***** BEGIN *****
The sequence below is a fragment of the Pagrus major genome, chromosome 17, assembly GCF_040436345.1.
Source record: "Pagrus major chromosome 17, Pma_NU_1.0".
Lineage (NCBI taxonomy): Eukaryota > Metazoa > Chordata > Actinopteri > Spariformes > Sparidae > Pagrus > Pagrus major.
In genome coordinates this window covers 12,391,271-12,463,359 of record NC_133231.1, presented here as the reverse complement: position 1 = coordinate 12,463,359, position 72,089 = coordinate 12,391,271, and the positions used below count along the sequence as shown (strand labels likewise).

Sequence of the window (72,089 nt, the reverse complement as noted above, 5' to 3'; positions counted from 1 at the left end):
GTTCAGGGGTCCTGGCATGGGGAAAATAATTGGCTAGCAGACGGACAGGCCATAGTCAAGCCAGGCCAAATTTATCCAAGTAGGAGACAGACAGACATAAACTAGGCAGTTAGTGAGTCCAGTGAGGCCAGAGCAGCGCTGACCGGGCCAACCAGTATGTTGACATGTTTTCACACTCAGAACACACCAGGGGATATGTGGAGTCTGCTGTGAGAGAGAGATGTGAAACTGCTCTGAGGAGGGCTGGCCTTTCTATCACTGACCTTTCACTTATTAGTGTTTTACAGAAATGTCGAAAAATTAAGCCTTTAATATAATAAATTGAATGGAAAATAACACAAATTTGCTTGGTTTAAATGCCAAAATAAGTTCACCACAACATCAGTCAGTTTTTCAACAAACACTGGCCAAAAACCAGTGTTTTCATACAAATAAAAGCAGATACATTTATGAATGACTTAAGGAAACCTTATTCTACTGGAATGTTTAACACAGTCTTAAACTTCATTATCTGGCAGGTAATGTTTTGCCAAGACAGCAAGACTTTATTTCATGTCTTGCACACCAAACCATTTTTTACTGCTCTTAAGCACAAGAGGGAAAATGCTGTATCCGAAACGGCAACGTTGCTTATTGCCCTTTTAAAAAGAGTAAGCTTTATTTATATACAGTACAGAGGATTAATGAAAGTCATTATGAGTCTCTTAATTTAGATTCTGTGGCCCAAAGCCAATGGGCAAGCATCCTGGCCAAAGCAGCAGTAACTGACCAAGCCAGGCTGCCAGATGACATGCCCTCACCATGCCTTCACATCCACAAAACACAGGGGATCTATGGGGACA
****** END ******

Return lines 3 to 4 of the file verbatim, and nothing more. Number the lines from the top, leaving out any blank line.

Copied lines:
Lineage (NCBI taxonomy): Eukaryota > Metazoa > Chordata > Actinopteri > Spariformes > Sparidae > Pagrus > Pagrus major.
In genome coordinates this window covers 12,391,271-12,463,359 of record NC_133231.1, presented here as the reverse complement: position 1 = coordinate 12,463,359, position 72,089 = coordinate 12,391,271, and the positions used below count along the sequence as shown (strand labels likewise).